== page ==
On Monday, the Seattle City Council voted to impose a one-year moratorium on rental housing bidding platforms. Landlords in the city had been using several platforms like Rentberry and Biddwell that allow prospective renters to bid on the price of rent instead of sticking with the listed price. The Associated Students of the University of Washington raised the issue in January with concerns that this practice may lead to inflated costs of housing.
The concern may be well founded since the bidding process puts landlords with even more information about their prospective applicants in decision-making. Aside from this concern, the bidding platforms may run afoul of city, state, and federal laws on fair housing practices.
The primary sponsor of the moratorium ordinance was Councilmember Teresa Mosqueda.
“At its heart, this is really about fair housing,” Councilmember Mosqueda said. “This is about our city’s commitment to making sure that our fair housing and equitable housing is a reality for all Seattleites. And I also believe it touches on our commitment to try to be proactive and get ahead of new platforms as they come onto the market, to make sure that we’re looking at any potential unintended consequences.” She noted that the benefits of addressing bidding platforms now are that they have not yet fully penetrated the rental market yet and that this timeout allows the city to make long-term solutions.
Councilmember Rob Johnson also praised the moratorium ordinance, saying it would benefit his constituents.
The moratorium will provide the city with time to study the issue further and determine next steps if any.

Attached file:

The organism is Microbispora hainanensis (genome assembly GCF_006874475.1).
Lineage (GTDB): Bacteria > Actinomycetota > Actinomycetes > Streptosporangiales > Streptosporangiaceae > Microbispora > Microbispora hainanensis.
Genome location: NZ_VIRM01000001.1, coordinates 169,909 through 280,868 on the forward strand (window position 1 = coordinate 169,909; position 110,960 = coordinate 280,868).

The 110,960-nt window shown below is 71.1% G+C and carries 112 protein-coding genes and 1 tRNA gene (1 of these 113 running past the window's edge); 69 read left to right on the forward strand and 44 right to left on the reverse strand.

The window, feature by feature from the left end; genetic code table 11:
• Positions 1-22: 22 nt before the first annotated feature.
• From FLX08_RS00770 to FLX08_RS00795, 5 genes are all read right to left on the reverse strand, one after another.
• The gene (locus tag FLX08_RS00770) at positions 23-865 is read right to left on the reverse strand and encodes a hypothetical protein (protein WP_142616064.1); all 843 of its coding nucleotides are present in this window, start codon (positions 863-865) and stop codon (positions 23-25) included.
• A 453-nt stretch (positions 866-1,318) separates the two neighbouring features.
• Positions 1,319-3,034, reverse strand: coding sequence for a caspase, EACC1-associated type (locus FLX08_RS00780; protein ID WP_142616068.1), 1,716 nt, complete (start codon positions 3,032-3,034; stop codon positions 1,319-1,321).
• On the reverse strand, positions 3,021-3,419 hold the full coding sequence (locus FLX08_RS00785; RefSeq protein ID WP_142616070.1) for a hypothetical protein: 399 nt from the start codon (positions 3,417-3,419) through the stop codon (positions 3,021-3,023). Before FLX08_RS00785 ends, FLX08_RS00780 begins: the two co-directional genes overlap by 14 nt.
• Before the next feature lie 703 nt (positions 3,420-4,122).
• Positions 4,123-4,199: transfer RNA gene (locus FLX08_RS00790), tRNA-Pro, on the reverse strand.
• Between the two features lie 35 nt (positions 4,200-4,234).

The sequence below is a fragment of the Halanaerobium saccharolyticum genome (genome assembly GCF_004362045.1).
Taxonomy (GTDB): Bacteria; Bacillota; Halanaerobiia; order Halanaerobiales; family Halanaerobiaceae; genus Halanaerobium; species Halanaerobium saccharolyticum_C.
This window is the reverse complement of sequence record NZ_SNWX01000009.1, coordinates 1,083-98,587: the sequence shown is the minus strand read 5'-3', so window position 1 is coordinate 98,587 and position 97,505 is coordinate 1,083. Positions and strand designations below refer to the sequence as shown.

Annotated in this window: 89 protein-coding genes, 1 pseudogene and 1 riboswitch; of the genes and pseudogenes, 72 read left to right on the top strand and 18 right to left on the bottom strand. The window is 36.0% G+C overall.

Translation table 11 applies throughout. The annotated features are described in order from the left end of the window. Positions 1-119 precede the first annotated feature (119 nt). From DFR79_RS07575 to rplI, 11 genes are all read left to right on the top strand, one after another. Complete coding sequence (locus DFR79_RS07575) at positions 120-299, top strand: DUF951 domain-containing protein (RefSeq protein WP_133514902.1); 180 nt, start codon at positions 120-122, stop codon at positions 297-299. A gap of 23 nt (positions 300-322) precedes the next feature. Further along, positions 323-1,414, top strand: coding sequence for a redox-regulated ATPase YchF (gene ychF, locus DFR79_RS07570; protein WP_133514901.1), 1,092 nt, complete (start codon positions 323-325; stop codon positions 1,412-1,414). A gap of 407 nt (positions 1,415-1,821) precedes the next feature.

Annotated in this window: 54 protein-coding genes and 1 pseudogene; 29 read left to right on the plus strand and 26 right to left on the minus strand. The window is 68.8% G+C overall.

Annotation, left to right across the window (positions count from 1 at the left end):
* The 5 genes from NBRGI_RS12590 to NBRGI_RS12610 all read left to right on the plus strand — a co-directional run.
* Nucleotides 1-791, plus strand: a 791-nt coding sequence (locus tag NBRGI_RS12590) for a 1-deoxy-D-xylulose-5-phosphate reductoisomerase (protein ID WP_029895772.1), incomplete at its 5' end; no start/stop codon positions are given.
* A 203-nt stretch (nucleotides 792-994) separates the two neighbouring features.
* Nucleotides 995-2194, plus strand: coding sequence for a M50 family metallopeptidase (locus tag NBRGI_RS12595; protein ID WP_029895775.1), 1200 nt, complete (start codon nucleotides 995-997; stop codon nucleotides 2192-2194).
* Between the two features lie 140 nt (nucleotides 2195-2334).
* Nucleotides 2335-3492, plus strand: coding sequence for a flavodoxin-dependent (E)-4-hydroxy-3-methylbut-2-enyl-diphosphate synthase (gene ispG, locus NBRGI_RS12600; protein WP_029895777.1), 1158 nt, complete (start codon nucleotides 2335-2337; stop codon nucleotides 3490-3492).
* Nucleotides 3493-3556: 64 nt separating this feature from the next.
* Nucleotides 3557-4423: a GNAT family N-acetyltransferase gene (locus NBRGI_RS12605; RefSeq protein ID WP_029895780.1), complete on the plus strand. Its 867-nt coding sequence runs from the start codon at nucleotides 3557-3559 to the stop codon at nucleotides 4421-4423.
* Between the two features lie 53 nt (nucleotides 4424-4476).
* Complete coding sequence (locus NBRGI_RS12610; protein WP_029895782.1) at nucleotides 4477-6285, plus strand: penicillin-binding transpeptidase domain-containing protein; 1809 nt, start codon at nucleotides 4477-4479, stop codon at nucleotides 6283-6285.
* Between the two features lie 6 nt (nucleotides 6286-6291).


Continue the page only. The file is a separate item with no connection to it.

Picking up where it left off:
Several departments, including the Seattle Office of Housing, Seattle office for Civil Rights, Seattle Department of Construction and Inspections, will need to work together in determining if the bidding platforms are compliant with local, state, and federal housing and fair housing laws such as first-in-time, source-of-income, and non-discrimination laws. The departments will also need to determine what impacts that bidding platforms could have on housing, particularly equitable access. A study of these issues is anticipated to be delivered to the city council by next year, which could results in regulatory changes. Should the city need more time to act, the moratorium could be extended an additional year.
As of today, it appears that Biddwell and Rentberry are no longer providing results in Seattle.
Stephen is a professional urban planner in Puget Sound with a passion for sustainable, livable, and diverse cities. He is especially interested in how policies, regulations, and programs can promote positive outcomes for communities. With stints in great cities like Bellingham and Cork, Stephen currently lives in Seattle. He primarily covers land use and transportation issues and has been with The Urbanist since 2014.